Filmmaker and photographer Jem Cohen was friendly with band members of Fugazi, and early on began documenting the group’s performances. Instrument was compiled from ten years’ worth of footage of Fugazi on and off stage.
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Rather than taking a linear and conservative approach to making a documentary, Fugazi worked with Cohen to craft something that works as a testament to both their art and their ethos. The live performance pieces are compelling and the instrumental video interludes are evocative. It feels like they are mindful of everything and take everything seriously. Not all the songs work for me, but they're doing their thing.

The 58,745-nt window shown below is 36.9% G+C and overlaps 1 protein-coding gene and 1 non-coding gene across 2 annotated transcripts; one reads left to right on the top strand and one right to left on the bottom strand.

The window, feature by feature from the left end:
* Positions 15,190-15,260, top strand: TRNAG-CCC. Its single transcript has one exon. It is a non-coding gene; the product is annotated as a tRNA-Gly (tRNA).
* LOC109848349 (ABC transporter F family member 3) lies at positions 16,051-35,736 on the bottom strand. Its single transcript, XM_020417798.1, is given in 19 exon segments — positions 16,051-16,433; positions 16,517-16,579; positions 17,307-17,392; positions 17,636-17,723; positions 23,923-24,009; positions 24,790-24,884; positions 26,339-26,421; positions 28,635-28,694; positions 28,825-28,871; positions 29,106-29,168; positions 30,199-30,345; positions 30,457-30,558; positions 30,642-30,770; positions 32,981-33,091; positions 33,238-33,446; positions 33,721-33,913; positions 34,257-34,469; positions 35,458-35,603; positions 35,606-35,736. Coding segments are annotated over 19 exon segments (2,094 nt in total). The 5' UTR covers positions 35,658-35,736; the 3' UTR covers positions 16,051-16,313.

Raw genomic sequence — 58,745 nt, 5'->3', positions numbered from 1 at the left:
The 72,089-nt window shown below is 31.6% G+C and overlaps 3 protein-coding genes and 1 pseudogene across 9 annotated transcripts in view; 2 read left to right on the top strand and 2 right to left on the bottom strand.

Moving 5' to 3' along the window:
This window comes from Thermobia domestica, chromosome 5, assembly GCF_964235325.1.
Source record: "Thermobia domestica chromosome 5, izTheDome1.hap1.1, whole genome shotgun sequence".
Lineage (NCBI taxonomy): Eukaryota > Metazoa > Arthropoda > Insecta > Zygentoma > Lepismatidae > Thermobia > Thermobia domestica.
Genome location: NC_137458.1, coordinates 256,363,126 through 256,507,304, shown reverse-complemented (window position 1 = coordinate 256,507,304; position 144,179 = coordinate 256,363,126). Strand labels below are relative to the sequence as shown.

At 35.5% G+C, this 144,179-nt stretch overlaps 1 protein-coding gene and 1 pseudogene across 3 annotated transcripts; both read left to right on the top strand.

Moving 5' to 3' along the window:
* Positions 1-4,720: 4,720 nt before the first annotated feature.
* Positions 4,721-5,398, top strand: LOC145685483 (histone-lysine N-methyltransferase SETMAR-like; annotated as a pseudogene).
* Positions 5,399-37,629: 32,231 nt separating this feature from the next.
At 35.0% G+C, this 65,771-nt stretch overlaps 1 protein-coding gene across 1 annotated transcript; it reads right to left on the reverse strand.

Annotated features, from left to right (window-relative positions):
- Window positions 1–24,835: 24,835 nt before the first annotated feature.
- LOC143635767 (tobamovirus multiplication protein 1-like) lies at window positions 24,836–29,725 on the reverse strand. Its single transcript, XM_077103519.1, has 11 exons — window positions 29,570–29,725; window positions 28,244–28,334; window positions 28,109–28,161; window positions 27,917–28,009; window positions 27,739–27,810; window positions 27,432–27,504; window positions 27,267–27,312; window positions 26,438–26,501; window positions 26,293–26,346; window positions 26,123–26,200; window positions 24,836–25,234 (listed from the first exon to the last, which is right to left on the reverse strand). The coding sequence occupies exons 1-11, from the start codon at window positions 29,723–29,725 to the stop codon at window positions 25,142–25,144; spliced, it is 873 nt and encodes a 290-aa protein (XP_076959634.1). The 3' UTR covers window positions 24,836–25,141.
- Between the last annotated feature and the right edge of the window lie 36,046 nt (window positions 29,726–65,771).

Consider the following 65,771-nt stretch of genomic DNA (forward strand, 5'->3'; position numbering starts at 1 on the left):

Viewed with Guy in attendance, a 'blow-up' cinema screen, projected from laptop. The DIY ethos or crass cash-in? While Cohen's 16mm visions might be debased Picciotto is obviously the real-deal, enlivening a Q&A that endured well past my point of comfort. I'd seen Instrument before and it commands full respect, the technique as fearless and unwieldy as the band, trusting you with sincerity and experimentation.
Remarkable documentary on one of the most seminal, if not THE most seminal, independent rock bands ever. Lyrical, poetic imagery of Fugazi playing live, haunted city streets, studio sessions, archival footage, tour stops, and interviews with fans. A CANNOT miss piece of filmmaking. No other music documentary is like this.